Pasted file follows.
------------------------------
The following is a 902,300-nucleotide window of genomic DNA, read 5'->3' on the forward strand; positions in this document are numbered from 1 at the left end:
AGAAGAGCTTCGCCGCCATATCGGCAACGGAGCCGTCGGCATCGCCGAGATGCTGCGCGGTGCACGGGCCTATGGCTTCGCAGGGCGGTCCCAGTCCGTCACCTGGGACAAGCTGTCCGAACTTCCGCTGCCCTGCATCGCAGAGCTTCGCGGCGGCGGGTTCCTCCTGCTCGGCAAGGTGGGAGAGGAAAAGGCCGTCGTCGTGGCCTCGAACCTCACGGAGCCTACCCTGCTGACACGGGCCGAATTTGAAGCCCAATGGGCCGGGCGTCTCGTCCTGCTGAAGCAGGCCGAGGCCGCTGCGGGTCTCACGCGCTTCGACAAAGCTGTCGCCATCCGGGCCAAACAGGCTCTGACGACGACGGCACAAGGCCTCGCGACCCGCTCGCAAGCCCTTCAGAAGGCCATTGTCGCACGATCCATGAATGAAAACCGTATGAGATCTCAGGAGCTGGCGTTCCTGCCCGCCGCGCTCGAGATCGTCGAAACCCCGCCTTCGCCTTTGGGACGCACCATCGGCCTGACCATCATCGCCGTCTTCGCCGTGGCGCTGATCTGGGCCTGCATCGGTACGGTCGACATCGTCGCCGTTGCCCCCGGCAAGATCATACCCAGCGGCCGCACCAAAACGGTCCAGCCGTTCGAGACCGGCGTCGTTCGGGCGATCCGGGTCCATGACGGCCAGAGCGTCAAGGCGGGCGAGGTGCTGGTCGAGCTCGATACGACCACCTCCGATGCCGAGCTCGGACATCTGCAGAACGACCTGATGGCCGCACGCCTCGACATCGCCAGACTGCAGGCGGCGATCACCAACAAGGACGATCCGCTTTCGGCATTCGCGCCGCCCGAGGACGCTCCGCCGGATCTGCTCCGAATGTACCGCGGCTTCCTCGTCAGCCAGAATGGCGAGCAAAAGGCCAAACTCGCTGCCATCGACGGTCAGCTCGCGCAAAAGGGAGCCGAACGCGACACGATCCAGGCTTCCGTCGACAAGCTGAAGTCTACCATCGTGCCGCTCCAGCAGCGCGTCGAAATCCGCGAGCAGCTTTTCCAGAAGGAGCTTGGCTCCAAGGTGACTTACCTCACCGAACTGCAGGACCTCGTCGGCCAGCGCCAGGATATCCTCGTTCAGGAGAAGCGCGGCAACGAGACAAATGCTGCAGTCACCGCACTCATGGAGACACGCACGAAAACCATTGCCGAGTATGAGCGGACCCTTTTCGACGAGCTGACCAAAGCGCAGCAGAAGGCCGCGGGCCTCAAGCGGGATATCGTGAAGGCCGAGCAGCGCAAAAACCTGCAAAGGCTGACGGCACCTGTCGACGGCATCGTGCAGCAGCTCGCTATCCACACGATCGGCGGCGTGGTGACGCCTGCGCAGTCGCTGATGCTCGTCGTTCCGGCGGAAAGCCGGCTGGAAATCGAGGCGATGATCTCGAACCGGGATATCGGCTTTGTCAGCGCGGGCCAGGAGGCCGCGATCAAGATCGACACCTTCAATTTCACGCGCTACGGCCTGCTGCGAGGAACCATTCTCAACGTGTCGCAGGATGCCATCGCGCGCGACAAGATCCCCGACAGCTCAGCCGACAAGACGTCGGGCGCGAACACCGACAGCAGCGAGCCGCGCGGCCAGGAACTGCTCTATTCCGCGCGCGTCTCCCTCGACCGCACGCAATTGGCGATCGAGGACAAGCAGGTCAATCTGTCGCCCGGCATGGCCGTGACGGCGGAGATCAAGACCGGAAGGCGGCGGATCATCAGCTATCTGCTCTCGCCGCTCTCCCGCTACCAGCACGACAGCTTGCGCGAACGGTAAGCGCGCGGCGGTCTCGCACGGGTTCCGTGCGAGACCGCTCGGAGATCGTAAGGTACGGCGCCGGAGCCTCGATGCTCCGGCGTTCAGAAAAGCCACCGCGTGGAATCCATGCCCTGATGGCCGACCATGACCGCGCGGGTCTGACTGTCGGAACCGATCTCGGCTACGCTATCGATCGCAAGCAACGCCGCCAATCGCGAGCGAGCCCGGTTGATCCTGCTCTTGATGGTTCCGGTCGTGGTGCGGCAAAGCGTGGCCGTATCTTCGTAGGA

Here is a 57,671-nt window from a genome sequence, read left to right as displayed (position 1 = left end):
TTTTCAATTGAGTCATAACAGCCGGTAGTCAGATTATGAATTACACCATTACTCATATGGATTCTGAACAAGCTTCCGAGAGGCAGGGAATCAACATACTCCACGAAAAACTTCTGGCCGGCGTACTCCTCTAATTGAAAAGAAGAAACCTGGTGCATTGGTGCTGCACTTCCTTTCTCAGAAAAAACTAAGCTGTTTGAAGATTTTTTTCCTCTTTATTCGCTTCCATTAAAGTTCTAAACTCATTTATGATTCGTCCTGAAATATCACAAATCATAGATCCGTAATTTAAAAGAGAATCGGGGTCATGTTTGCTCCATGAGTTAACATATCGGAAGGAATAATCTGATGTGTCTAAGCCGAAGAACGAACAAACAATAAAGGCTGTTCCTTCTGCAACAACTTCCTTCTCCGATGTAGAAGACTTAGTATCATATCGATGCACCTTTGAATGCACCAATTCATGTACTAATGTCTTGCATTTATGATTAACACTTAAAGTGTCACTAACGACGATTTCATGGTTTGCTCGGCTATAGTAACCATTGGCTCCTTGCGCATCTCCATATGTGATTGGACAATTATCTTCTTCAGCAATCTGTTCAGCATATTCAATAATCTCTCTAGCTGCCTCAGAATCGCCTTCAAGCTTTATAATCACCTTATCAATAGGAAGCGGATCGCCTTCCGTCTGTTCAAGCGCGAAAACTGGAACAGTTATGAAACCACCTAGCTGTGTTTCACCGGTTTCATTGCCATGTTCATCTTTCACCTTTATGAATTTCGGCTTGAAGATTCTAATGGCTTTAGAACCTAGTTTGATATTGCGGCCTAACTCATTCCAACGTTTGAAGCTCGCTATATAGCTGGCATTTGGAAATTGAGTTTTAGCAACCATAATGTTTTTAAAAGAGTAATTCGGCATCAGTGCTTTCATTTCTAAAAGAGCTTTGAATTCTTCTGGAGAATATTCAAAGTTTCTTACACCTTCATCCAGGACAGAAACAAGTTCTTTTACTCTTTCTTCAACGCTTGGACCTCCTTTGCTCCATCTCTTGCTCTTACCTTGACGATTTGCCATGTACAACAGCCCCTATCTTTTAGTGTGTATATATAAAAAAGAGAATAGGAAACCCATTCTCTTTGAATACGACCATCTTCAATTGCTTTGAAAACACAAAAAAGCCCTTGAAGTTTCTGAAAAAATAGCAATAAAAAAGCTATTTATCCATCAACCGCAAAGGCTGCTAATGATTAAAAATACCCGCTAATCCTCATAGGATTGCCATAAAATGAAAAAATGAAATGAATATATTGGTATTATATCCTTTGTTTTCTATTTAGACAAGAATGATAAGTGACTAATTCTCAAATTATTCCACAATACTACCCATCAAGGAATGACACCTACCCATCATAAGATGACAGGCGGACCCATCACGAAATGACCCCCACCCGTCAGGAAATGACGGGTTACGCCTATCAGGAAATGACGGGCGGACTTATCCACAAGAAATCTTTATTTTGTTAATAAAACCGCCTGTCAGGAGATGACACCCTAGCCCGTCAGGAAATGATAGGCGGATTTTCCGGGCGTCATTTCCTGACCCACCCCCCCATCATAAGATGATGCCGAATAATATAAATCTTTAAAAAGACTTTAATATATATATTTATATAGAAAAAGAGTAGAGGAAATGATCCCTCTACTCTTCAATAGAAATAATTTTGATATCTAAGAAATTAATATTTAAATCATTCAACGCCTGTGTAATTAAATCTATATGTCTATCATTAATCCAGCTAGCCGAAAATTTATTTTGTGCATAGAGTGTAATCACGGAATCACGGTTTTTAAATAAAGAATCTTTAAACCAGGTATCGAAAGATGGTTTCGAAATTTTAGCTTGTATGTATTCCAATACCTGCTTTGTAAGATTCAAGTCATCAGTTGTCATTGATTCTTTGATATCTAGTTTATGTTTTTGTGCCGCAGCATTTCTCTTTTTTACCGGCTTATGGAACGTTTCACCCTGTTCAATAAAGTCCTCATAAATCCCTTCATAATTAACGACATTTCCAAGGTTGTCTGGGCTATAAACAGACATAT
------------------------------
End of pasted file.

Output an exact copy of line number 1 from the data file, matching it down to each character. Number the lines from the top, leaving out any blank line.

The following is a 902,300-nucleotide window of genomic DNA, read 5'->3' on the forward strand; positions in this document are numbered from 1 at the left end: